Read more on the Eagles firing coach Andy Reid, here.
Jets fire Mike Tannenbaum, Rex Ryan ‘to remain’ head coach
The Jets are making some changes in the wake of their 6-10 finish, but they’re not doing a wholesale change: owner Woody Johnson announced Monday morning that general manager Mike Tannenbaum wouldn’t return in 2013.
However, Johnson said Rex Ryan “would remain” as head coach for next season.
“This morning, I informed Mike Tannenbaum that he will not return for the 2013 season. Mike devoted 15 years of service to the Jets, and I want to thank him for his hard work and dedication. Although he helped guide us to two consecutive AFC Championship Games, we are not where we want to be, and a new general manager will be critical to getting this team back on the right track,” Johnson said in a statement. “Rex Ryan will remain the head coach of our football team. I believe that he has the passion, the talent and the drive to successfully lead our team.”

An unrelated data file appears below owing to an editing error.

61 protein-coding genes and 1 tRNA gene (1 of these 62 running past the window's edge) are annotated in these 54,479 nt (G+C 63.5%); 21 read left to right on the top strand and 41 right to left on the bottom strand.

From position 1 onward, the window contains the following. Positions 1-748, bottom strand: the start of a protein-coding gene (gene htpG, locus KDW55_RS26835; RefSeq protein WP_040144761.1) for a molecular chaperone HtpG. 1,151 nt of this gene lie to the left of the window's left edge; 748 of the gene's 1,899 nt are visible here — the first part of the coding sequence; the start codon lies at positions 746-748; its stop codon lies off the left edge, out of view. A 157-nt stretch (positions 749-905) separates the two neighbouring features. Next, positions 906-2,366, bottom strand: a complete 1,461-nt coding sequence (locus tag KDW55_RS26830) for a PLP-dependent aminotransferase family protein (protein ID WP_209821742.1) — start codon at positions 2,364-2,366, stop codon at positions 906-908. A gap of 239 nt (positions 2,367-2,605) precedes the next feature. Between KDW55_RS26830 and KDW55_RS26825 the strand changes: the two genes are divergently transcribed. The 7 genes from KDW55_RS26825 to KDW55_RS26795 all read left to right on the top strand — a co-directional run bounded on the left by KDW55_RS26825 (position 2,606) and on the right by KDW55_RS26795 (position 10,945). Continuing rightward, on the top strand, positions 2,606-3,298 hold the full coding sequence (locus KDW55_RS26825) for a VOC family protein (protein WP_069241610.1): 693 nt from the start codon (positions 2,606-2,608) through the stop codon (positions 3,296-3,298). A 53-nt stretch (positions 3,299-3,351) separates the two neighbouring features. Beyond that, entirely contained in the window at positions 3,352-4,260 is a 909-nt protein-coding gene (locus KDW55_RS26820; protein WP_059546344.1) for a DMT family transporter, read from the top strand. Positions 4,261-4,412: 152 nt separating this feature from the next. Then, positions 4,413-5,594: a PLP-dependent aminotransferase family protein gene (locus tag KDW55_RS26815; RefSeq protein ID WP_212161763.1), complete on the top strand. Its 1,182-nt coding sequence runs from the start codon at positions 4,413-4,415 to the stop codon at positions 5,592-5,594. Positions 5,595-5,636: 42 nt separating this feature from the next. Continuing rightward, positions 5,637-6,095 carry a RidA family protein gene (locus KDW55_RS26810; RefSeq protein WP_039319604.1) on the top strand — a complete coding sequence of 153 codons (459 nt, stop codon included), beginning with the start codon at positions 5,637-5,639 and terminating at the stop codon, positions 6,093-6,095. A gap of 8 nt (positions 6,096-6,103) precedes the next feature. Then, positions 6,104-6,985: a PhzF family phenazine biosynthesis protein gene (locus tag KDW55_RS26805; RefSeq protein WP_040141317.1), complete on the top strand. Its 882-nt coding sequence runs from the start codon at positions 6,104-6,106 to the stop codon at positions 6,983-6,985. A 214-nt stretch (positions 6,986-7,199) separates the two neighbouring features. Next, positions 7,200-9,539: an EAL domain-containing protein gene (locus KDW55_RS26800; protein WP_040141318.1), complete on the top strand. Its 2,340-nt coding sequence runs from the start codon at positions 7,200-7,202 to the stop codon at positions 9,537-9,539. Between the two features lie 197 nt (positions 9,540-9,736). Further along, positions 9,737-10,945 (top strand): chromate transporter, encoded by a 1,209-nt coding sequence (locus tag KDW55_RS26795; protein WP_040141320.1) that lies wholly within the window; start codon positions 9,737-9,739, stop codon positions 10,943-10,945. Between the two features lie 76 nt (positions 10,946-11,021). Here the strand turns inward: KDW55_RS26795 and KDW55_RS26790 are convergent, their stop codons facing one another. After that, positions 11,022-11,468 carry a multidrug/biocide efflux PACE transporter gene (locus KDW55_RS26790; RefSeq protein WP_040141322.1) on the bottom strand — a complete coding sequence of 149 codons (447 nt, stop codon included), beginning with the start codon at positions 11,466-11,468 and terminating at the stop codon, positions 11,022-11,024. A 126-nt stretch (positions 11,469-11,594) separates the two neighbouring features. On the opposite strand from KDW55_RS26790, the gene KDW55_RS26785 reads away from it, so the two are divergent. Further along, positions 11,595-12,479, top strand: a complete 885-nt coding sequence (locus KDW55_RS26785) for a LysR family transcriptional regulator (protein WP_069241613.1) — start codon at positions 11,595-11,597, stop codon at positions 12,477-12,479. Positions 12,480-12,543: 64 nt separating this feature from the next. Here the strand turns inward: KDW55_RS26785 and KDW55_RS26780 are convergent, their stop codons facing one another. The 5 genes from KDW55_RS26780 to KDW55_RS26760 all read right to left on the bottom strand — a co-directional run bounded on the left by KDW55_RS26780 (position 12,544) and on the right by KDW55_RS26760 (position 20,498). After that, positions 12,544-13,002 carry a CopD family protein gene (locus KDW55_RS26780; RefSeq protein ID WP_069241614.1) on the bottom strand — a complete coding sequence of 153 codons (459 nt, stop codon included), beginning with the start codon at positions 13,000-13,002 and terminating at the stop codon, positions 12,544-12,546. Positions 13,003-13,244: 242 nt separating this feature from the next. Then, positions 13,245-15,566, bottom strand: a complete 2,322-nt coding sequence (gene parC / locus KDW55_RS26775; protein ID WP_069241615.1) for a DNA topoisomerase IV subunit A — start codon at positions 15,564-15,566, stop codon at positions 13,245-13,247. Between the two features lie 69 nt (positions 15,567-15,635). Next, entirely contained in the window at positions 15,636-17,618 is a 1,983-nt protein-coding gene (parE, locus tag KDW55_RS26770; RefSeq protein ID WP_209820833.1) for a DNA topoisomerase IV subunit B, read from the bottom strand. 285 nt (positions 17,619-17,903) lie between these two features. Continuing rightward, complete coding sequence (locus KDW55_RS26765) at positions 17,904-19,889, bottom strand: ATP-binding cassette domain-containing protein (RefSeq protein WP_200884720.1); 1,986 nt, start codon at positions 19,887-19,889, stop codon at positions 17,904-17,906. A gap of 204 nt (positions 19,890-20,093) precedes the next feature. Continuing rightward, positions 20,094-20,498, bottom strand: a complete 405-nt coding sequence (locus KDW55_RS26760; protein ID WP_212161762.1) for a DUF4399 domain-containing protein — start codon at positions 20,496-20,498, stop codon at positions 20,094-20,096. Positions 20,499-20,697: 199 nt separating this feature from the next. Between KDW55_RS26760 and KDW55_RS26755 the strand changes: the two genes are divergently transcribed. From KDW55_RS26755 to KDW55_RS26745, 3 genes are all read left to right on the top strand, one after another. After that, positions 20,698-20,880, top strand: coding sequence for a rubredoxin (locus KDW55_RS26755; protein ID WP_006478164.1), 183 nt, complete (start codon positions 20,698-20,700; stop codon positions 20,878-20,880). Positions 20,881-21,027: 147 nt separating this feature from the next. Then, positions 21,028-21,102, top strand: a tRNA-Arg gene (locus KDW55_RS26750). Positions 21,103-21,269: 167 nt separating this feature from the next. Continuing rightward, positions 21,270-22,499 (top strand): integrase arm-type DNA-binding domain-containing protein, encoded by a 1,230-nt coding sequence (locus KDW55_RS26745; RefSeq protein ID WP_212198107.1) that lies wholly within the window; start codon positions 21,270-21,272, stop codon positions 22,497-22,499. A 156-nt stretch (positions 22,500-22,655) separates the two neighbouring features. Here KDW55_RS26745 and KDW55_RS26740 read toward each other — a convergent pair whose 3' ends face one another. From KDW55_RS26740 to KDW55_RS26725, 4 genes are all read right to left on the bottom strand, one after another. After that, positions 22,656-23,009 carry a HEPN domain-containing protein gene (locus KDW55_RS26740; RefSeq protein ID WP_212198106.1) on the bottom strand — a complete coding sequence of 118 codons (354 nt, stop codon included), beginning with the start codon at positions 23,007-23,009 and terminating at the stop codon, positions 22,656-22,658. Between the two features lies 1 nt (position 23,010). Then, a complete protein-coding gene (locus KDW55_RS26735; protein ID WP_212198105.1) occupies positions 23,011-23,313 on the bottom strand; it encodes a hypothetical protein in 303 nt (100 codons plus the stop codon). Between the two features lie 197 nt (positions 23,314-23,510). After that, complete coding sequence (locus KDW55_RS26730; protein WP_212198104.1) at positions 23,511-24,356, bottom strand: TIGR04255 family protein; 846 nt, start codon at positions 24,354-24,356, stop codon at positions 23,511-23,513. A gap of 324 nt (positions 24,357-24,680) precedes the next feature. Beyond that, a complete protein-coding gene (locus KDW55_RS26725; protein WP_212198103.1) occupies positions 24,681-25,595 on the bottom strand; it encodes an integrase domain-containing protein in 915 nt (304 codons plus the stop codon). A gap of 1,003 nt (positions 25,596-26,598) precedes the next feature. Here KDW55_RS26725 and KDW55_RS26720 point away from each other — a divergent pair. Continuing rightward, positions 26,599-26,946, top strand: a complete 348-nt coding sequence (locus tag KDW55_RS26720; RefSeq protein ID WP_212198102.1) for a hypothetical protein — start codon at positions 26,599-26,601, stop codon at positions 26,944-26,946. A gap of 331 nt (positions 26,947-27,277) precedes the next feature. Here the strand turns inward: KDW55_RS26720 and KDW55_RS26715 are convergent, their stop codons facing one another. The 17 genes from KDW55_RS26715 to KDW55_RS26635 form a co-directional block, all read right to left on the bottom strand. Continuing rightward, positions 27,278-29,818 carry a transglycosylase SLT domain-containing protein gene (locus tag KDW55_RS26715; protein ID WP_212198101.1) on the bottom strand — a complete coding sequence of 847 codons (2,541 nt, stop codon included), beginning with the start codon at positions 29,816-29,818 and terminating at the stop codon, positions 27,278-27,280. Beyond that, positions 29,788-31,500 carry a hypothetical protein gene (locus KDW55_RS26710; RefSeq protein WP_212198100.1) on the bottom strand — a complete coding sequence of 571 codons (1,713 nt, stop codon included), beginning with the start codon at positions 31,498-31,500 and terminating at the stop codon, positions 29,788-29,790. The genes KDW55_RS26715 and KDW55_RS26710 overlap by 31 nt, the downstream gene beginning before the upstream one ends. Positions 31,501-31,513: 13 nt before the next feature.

Johnson also consistently reiterated in the statement that he was “disappointed” with the results of the 2012 season.
It’s hard not to agree with his assessment of the situation. The Jets were the NFL’s circus, a quarterback-lacking sideshow that didn’t fail to deliver the drama week in and week out, even if it lacked a lot in terms of actual football being played.
More on the Jets firing Mike Tannenbaum, here.
As expected, Browns fire coach Pat Shurmur, GM Heckert
Pat Shurmur never really had a chance. After president Mike Holmgren announced that he was stepping down, and new owner Jimmy Haslam brought in Joe Banner as the Browns’ CEO, it became painfully obvious to anybody half-paying attention that Shurmur wasn’t in the team’s long-term plans. On Monday, the inevitable became reality: Shurmur was fired.